Originally Posted By KwaiChangCaine:


My dad had his Garmin GPS and was comparing it to my Trimble Thunderbolt, and we could not figure out why the altitude readings wouldn't match until we did a little research. To oversimplify, the Trimble Thunderbolt uses raw GPS data and treats the Earth as a perfect sphere, where the consumer GPS units take into account that the Earth is actually an ellipsoid. Had I not found that bit of info I would have believed that my GPS was defective, but now I know how to calculate my exact altitude, which is already built into GPS units made for navigation.

ETA: Where is ar-jedi? I think he's the expert on this stuff. The antenna I'm using is the regular one, but they also make these for use in high RF environments. I bought one but haven't tried it.

http://www.ebay.com/itm/NIB-Lucent-PCTEL-GPS-TMG-HR-26NCM-26dB-Timing-Antenna-N-f-w-Collar-Mount-MaxRad-/361061319907?pt=LH_DefaultDomain_0&hash=item5410ee84e3
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Originally Posted By KwaiChangCaine:
Originally Posted By Mr_Harry:
And it is also Nice to know where you are.


My dad had his Garmin GPS and was comparing it to my Trimble Thunderbolt, and we could not figure out why the altitude readings wouldn't match until we did a little research. To oversimplify, the Trimble Thunderbolt uses raw GPS data and treats the Earth as a perfect sphere, where the consumer GPS units take into account that the Earth is actually an ellipsoid. Had I not found that bit of info I would have believed that my GPS was defective, but now I know how to calculate my exact altitude, which is already built into GPS units made for navigation.

ETA: Where is ar-jedi? I think he's the expert on this stuff. The antenna I'm using is the regular one, but they also make these for use in high RF environments. I bought one but haven't tried it.

http://www.ebay.com/itm/NIB-Lucent-PCTEL-GPS-TMG-HR-26NCM-26dB-Timing-Antenna-N-f-w-Collar-Mount-MaxRad-/361061319907?pt=LH_DefaultDomain_0&hash=item5410ee84e3


that's the exact GPS antenna i use. buy with confidence, it works. that said, modern GPS receivers are really good and even most cheap patch antennas will work. just be sure you have enough signal at the actual receiver, given coax loss.

ar-jedi
Link Posted: 10/4/2014 10:50:41 PM EST

ps don't forget that if your antenna is up on your mast or tower, it's coax downlead also needs lightning protection.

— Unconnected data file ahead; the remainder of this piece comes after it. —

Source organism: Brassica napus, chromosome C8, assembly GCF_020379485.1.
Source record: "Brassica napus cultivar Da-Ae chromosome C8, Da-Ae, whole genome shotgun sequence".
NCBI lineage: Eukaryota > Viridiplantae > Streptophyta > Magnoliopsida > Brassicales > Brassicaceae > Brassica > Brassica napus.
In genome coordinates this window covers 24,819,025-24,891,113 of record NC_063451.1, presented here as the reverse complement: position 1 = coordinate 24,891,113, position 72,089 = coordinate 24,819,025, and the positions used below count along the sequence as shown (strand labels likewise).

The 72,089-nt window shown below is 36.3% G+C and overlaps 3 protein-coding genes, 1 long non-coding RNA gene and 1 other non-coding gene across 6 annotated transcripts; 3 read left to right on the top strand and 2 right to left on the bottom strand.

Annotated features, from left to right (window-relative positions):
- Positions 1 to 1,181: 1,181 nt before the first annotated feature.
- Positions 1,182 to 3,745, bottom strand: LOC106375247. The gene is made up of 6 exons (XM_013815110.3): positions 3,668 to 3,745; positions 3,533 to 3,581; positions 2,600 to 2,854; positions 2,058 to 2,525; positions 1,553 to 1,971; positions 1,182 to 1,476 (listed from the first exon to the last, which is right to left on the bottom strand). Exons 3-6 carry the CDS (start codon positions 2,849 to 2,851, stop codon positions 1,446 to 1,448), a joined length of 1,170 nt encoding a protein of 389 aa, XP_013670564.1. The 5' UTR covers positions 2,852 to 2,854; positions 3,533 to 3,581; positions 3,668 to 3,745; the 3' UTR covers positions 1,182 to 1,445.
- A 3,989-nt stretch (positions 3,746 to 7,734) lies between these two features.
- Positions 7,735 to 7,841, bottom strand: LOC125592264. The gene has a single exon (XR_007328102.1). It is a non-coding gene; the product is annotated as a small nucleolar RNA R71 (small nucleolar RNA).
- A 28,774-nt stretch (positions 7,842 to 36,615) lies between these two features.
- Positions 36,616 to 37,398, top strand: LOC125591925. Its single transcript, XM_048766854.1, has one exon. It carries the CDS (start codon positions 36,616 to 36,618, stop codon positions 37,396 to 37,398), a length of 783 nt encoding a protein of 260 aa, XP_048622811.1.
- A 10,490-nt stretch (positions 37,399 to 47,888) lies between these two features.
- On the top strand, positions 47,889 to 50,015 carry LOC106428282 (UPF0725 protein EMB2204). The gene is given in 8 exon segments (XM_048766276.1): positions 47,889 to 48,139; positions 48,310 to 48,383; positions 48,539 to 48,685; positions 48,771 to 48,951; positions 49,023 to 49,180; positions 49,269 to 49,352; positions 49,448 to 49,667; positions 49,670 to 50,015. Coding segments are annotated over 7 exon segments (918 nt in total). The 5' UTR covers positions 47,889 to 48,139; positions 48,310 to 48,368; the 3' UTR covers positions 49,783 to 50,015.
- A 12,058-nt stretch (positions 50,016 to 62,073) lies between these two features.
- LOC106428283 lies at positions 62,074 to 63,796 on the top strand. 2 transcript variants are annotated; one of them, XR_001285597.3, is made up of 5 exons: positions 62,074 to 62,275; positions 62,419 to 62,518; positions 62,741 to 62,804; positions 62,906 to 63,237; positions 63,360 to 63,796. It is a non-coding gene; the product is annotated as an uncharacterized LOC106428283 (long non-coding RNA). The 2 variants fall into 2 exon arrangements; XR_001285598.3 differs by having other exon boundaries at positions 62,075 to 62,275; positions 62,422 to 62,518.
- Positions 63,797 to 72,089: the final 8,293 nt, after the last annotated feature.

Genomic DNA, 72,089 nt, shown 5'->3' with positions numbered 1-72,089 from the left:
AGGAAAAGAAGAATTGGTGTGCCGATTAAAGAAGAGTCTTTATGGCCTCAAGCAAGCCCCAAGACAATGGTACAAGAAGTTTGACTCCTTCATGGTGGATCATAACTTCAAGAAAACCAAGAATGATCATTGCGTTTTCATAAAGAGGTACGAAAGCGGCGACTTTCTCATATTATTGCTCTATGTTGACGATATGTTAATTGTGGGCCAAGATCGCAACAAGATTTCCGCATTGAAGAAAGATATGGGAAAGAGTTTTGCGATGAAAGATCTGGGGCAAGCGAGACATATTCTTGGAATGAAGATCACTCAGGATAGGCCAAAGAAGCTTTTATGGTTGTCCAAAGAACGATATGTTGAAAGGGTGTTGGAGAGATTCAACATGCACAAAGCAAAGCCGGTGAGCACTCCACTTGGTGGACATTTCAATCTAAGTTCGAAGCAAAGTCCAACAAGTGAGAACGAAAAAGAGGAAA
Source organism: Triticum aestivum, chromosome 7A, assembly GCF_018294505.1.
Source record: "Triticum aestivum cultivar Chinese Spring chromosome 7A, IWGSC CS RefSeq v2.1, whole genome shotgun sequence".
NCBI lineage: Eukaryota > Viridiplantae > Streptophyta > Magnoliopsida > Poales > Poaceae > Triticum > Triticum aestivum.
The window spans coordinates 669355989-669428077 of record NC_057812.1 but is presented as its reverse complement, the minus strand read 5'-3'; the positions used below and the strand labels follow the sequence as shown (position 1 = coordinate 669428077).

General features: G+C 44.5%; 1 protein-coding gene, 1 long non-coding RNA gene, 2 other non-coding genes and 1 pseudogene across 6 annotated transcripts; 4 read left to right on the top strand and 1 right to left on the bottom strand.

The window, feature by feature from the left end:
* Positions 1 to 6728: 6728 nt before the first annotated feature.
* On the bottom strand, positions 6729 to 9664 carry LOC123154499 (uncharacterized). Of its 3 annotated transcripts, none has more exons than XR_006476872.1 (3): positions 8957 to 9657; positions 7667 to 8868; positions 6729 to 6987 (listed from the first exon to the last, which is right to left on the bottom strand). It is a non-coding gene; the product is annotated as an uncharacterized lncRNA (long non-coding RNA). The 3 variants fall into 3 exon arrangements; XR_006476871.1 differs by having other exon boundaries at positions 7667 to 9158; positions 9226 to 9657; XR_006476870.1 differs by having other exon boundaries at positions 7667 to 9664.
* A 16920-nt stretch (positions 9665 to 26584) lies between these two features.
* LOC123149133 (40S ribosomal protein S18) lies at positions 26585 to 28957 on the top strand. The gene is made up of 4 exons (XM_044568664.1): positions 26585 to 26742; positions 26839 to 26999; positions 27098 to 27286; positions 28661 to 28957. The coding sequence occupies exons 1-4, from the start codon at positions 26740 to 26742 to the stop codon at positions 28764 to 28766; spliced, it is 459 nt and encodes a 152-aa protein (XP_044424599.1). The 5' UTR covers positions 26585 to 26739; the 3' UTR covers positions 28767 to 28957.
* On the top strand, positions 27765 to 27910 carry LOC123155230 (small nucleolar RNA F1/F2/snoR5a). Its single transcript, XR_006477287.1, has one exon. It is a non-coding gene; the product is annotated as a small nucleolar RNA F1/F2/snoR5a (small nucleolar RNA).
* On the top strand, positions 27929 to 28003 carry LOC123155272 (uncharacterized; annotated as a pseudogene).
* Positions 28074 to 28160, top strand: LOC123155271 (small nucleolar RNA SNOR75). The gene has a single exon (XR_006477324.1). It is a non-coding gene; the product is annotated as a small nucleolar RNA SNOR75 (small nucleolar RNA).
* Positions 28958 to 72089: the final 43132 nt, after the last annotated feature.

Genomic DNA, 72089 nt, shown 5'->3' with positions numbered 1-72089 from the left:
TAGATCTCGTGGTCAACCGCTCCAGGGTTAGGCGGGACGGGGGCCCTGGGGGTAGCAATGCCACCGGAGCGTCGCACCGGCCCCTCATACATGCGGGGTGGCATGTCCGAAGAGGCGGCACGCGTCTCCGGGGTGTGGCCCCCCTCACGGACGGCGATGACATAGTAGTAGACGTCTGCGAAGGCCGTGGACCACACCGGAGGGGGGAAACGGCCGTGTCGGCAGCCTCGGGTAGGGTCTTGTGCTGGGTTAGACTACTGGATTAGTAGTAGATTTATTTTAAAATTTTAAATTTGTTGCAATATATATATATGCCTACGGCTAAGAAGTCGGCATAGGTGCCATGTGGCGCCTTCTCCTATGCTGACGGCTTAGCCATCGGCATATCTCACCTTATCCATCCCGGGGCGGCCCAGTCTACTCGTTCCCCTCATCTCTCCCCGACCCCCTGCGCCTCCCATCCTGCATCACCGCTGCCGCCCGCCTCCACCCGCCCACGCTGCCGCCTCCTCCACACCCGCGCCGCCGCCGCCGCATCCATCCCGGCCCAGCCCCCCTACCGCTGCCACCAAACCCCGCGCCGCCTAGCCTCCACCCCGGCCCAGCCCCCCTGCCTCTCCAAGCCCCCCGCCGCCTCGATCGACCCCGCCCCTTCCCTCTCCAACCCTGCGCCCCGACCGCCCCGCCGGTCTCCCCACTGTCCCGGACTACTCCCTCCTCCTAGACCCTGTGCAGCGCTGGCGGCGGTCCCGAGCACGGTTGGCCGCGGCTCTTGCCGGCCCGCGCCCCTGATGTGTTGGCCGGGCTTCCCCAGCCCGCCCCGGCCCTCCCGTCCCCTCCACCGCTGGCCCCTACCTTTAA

ar-jedi



Link Posted: 10/4/2014 11:00:40 PM EST
[Last Edit: 10/4/2014 11:01:34 PM EST by ar-jedi]
Discussion ForumsJump to Quoted PostQuote History
Originally Posted By ClingingBitterly:
Dumb question: I use GPS to know where I am and where I am going when traveling. What do you use it for at a fixed location where you already know where you are? Tracking continental drift, or what?
View Quote

a GPS receiver provides a once per second "tick", referred to as 1PPS (one pulse per second).
this 1PPS signal is the result of the atomic clock ensemble aboard each GPS satellite.

due to the satellites relative motion, and a bit of atmospheric hocus-pocus (technical term), there is a bit of jitter (time variation) from one pulse to the next.

but, if you average thousands of these pulses (i.e., over thousands of seconds), you end up up with an astonishingly accurate 1PPS metronome.

this metronome can be used to steer a traditional crystal oscillator into perfect timekeeping, and thus provide a near-atomic reference 10MHz signal.

this process is called "disciplining", where an accurate reference signal is used to constantly correct a less inherently accurate slave signal.

and, hence, the GPSDO -- GPS disciplined oscillator.

a GPSDO marries the excellent phase noise (short term) characteristics of an oven stablized AT cut quartz crystal with the unerring (long term) stability of the atomic clocks orbiting in the GPS satellite constellation. low noise, and no drift -- that's the way i like my reference frequency sources!

ar-jedi

Link Posted: 10/4/2014 11:40:40 PM EST
[Last Edit: 10/4/2014 11:56:33 PM EST by Mr_Harry]
Discussion ForumsJump to Quoted PostQuote History
Originally Posted By KwaiChangCaine:


My dad had his Garmin GPS and was comparing it to my Trimble Thunderbolt, and we could not figure out why the altitude readings wouldn't match until we did a little research. To oversimplify, the Trimble Thunderbolt uses raw GPS data and treats the Earth as a perfect sphere, where the consumer GPS units take into account that the Earth is actually an ellipsoid. Had I not found that bit of info I would have believed that my GPS was defective, but now I know how to calculate my exact altitude, which is already built into GPS units made for navigation.

ETA: Where is ar-jedi? I think he's the expert on this stuff. The antenna I'm using is the regular one, but they also make these for use in high RF environments. I bought one but haven't tried it.

http://www.ebay.com/itm/NIB-Lucent-PCTEL-GPS-TMG-HR-26NCM-26dB-Timing-Antenna-N-f-w-Collar-Mount-MaxRad-/361061319907?pt=LH_DefaultDomain_0&hash=item5410ee84e3
View Quote View All Quotes
View All Quotes
Discussion ForumsJump to Quoted PostQuote History
Originally Posted By KwaiChangCaine:
Originally Posted By Mr_Harry:
And it is also Nice to know where you are.


My dad had his Garmin GPS and was comparing it to my Trimble Thunderbolt, and we could not figure out why the altitude readings wouldn't match until we did a little research. To oversimplify, the Trimble Thunderbolt uses raw GPS data and treats the Earth as a perfect sphere, where the consumer GPS units take into account that the Earth is actually an ellipsoid. Had I not found that bit of info I would have believed that my GPS was defective, but now I know how to calculate my exact altitude, which is already built into GPS units made for navigation.

ETA: Where is ar-jedi? I think he's the expert on this stuff. The antenna I'm using is the regular one, but they also make these for use in high RF environments. I bought one but haven't tried it.